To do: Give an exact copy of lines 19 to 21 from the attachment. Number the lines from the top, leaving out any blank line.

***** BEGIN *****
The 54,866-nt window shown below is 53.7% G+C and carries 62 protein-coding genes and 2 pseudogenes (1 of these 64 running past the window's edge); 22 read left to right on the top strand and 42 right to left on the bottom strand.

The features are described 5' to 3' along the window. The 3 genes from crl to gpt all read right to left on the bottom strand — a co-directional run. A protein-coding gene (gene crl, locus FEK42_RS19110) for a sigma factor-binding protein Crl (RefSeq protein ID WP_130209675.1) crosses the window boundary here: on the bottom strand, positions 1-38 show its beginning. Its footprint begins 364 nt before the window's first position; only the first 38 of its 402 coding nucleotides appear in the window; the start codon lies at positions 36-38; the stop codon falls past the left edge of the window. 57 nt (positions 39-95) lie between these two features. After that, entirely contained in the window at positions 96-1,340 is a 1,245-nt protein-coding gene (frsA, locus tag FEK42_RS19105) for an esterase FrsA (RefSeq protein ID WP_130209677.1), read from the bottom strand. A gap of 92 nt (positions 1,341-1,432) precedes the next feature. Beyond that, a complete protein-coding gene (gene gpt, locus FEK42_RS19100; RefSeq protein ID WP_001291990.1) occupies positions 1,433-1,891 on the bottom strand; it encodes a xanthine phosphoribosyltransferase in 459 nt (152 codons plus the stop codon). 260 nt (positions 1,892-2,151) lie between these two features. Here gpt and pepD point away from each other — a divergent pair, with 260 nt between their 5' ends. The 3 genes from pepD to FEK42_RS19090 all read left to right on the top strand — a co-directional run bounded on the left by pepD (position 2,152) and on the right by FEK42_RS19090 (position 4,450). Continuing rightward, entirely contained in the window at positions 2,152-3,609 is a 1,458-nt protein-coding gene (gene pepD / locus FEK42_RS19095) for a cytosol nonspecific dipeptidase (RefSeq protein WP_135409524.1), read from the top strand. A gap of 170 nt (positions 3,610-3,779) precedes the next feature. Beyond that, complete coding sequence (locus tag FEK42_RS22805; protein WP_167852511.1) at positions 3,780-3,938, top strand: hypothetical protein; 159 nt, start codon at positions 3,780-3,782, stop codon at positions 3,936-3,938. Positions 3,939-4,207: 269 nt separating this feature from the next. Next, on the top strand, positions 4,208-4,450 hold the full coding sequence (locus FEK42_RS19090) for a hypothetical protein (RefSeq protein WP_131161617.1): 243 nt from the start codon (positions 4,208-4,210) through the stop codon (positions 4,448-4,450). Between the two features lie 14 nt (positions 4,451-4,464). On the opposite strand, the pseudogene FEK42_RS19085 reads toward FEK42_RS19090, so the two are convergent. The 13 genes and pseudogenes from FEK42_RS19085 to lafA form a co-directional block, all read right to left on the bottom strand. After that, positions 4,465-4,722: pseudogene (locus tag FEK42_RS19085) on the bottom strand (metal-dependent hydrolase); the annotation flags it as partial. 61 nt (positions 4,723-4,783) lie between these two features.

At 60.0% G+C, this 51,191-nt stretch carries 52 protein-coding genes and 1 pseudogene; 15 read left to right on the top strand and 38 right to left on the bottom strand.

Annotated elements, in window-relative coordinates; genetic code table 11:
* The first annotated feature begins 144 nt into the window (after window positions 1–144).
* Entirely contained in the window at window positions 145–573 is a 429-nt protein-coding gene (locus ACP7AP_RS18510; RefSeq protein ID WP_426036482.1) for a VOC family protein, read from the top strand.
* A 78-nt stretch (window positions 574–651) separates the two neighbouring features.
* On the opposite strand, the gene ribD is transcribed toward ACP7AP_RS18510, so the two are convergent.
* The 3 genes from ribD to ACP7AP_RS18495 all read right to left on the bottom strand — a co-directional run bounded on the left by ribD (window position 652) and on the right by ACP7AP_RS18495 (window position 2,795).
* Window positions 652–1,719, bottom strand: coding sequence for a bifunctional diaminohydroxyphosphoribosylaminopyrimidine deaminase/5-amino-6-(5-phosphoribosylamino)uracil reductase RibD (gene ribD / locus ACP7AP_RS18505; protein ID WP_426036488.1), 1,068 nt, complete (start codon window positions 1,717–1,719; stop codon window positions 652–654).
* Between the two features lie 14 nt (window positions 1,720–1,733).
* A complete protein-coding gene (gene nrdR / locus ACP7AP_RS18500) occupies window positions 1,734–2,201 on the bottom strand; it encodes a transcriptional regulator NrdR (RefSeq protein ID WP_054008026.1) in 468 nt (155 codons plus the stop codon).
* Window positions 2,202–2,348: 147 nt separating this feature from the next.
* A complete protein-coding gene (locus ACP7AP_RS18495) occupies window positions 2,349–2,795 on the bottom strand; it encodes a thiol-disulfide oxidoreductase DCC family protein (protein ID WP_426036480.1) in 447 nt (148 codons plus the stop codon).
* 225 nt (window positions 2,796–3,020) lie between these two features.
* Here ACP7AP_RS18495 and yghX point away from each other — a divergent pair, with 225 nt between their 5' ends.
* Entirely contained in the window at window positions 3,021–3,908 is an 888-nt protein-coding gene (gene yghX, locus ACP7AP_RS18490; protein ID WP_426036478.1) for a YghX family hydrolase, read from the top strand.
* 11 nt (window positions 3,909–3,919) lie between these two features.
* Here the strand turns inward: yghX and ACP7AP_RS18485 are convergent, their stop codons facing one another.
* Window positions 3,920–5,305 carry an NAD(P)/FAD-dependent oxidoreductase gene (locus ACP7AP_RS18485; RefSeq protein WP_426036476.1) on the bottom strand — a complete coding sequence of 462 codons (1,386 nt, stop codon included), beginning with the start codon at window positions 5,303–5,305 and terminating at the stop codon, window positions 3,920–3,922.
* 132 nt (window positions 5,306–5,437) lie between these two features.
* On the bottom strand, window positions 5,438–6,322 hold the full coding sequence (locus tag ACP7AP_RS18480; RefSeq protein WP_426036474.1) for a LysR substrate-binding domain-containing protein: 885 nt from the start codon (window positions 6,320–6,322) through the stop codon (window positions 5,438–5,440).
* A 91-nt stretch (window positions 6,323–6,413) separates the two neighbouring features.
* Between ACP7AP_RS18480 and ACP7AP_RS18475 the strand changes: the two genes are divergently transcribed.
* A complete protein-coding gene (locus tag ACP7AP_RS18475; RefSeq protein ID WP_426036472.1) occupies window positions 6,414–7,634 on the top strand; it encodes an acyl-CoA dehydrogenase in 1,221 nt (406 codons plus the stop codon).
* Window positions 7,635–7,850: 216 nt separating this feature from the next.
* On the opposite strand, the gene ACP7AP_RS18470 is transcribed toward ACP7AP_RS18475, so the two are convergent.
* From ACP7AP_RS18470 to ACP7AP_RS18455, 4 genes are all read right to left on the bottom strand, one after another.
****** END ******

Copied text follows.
* Here the strand turns inward: yghX and ACP7AP_RS18485 are convergent, their stop codons facing one another.
* Window positions 3,920–5,305 carry an NAD(P)/FAD-dependent oxidoreductase gene (locus ACP7AP_RS18485; RefSeq protein WP_426036476.1) on the bottom strand — a complete coding sequence of 462 codons (1,386 nt, stop codon included), beginning with the start codon at window positions 5,303–5,305 and terminating at the stop codon, window positions 3,920–3,922.
* 132 nt (window positions 5,306–5,437) lie between these two features.